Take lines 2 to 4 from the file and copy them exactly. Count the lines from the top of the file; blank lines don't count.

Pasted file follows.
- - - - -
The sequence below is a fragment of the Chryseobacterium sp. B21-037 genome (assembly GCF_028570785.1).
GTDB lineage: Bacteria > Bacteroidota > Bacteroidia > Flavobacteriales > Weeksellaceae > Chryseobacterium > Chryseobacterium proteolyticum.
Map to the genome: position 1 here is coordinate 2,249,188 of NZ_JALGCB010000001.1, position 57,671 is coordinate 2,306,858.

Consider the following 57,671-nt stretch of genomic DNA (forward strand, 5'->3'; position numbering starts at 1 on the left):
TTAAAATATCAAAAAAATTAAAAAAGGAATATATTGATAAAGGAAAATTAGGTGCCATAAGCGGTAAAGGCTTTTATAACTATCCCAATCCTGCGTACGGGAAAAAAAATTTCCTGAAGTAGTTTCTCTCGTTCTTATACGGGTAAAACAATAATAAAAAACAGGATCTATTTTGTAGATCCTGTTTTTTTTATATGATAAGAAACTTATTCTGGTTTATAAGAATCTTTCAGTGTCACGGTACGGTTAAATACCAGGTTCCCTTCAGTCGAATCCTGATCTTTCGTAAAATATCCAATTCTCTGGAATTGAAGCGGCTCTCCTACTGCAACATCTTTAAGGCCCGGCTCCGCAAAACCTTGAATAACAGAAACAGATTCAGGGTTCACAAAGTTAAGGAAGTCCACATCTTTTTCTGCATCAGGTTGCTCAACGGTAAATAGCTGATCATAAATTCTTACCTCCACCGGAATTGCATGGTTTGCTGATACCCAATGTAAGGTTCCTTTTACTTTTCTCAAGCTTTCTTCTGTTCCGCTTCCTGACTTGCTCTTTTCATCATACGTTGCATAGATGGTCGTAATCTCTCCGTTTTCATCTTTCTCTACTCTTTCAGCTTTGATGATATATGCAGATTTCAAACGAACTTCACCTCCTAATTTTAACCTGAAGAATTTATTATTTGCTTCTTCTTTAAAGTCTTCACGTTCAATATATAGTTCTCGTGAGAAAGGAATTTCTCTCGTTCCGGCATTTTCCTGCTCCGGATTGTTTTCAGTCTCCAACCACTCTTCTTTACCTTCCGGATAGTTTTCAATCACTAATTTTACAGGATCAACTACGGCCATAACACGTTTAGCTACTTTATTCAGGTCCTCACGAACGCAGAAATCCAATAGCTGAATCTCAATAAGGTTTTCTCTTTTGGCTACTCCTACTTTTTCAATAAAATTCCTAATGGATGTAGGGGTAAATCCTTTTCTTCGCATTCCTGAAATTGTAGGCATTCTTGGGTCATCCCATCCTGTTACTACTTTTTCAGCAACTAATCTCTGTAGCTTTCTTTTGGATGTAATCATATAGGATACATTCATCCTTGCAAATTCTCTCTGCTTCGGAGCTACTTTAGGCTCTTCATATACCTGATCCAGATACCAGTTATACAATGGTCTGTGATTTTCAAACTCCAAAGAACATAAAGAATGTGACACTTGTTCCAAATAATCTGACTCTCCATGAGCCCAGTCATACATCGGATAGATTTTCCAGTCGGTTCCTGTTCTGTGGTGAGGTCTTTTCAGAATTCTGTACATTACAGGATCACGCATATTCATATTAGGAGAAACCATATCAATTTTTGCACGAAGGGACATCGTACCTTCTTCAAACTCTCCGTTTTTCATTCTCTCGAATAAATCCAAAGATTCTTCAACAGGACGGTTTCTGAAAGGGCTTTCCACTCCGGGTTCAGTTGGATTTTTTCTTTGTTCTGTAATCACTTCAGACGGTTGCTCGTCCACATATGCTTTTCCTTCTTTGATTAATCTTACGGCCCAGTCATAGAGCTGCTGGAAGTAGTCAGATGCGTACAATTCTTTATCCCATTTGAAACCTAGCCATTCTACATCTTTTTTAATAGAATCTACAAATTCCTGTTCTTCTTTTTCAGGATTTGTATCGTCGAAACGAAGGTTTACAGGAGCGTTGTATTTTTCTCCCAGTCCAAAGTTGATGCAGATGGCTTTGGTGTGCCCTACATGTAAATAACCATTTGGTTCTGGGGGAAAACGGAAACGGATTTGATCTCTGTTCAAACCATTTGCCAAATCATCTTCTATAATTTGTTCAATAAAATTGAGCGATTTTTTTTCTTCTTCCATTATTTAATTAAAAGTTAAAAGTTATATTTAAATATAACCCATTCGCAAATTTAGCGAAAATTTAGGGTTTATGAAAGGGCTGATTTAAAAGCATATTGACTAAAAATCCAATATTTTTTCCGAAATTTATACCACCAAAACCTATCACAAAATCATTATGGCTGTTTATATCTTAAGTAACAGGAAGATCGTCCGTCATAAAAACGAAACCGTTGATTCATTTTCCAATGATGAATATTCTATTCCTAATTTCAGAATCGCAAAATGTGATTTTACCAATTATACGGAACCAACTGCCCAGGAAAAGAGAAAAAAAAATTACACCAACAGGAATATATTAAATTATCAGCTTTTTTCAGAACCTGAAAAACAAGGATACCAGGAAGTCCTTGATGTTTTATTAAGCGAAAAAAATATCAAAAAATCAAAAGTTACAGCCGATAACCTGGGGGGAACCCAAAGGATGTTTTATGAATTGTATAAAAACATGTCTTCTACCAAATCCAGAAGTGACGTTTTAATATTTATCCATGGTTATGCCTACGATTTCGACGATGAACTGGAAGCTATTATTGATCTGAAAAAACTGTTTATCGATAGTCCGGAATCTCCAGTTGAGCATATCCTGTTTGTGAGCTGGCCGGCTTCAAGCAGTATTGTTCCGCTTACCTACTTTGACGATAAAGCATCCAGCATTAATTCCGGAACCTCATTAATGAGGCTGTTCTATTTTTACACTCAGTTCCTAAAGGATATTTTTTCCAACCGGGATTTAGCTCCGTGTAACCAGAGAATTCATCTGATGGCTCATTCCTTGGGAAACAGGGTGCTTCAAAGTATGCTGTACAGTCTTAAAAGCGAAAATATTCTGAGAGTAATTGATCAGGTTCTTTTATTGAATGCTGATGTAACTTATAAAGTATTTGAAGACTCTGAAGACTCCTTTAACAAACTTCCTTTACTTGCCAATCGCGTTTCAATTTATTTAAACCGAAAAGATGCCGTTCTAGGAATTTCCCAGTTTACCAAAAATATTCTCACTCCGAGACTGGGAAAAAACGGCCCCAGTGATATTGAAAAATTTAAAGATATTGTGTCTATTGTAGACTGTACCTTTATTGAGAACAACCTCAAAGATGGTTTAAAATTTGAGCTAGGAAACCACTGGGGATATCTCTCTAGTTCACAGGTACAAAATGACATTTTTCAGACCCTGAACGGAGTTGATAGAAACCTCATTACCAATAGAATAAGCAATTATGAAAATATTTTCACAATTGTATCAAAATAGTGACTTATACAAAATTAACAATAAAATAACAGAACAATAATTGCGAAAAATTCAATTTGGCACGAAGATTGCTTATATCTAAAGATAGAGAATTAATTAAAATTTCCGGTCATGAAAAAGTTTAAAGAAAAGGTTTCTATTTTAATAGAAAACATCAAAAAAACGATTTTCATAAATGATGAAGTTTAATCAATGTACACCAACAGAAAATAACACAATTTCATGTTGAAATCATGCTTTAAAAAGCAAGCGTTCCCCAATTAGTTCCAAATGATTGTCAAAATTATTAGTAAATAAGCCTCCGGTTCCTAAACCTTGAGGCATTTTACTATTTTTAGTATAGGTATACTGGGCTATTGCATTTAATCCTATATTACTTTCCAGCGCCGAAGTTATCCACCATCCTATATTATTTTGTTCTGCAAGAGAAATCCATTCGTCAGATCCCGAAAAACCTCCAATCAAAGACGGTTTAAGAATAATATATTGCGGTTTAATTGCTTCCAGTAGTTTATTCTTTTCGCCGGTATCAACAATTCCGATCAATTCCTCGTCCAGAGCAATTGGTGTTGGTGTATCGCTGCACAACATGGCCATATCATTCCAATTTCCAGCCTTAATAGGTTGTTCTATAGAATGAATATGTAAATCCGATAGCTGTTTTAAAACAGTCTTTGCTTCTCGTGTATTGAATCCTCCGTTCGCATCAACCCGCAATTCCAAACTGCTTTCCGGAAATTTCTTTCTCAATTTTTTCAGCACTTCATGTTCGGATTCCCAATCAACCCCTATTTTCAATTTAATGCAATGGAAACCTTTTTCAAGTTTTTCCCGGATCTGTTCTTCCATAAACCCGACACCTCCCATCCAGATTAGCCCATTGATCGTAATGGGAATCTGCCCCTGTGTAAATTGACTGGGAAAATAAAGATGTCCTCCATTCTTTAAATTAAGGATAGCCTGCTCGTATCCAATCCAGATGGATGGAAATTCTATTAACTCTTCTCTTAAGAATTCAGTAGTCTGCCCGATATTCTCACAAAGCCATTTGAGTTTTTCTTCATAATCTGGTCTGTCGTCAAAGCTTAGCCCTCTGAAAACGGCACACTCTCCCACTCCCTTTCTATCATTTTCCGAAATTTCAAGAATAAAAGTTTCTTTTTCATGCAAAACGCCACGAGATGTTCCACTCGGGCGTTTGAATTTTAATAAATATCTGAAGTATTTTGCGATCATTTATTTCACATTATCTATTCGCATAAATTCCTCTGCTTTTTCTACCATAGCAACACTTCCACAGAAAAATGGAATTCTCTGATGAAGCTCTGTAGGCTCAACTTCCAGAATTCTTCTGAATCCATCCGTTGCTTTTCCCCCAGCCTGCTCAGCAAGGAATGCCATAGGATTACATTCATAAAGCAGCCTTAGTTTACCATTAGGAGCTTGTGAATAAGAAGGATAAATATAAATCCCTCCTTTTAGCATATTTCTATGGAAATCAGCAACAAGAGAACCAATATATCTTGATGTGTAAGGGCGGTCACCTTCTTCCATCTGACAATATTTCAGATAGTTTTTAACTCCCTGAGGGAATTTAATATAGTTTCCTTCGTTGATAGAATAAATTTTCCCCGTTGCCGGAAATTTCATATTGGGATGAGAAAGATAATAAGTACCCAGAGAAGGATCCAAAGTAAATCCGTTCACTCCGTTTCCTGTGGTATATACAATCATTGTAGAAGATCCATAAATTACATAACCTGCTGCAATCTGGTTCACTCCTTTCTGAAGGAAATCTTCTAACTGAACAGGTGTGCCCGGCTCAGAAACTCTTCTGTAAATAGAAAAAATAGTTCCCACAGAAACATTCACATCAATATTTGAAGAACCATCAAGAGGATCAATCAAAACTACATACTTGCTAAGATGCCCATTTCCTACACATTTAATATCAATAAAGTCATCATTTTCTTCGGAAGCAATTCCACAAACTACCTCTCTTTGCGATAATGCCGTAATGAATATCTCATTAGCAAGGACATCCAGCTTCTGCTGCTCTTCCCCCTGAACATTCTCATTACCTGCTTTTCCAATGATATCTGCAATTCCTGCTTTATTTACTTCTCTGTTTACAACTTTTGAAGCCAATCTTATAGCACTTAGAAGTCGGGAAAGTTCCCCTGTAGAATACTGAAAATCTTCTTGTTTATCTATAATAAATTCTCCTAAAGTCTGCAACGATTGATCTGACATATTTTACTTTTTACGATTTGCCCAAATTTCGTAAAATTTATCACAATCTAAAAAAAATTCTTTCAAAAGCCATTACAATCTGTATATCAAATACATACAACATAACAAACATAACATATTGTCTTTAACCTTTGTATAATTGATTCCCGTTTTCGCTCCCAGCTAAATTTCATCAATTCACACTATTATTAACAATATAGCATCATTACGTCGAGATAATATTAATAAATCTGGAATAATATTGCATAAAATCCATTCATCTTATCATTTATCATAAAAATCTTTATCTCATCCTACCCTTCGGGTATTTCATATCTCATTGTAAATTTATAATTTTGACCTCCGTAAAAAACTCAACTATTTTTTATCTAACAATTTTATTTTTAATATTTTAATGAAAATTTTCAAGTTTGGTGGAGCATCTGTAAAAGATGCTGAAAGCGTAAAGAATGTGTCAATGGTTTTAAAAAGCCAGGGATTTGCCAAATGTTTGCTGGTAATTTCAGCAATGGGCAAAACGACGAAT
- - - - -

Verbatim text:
GTDB lineage: Bacteria > Bacteroidota > Bacteroidia > Flavobacteriales > Weeksellaceae > Chryseobacterium > Chryseobacterium proteolyticum.
Map to the genome: position 1 here is coordinate 2,249,188 of NZ_JALGCB010000001.1, position 57,671 is coordinate 2,306,858.

Consider the following 57,671-nt stretch of genomic DNA (forward strand, 5'->3'; position numbering starts at 1 on the left):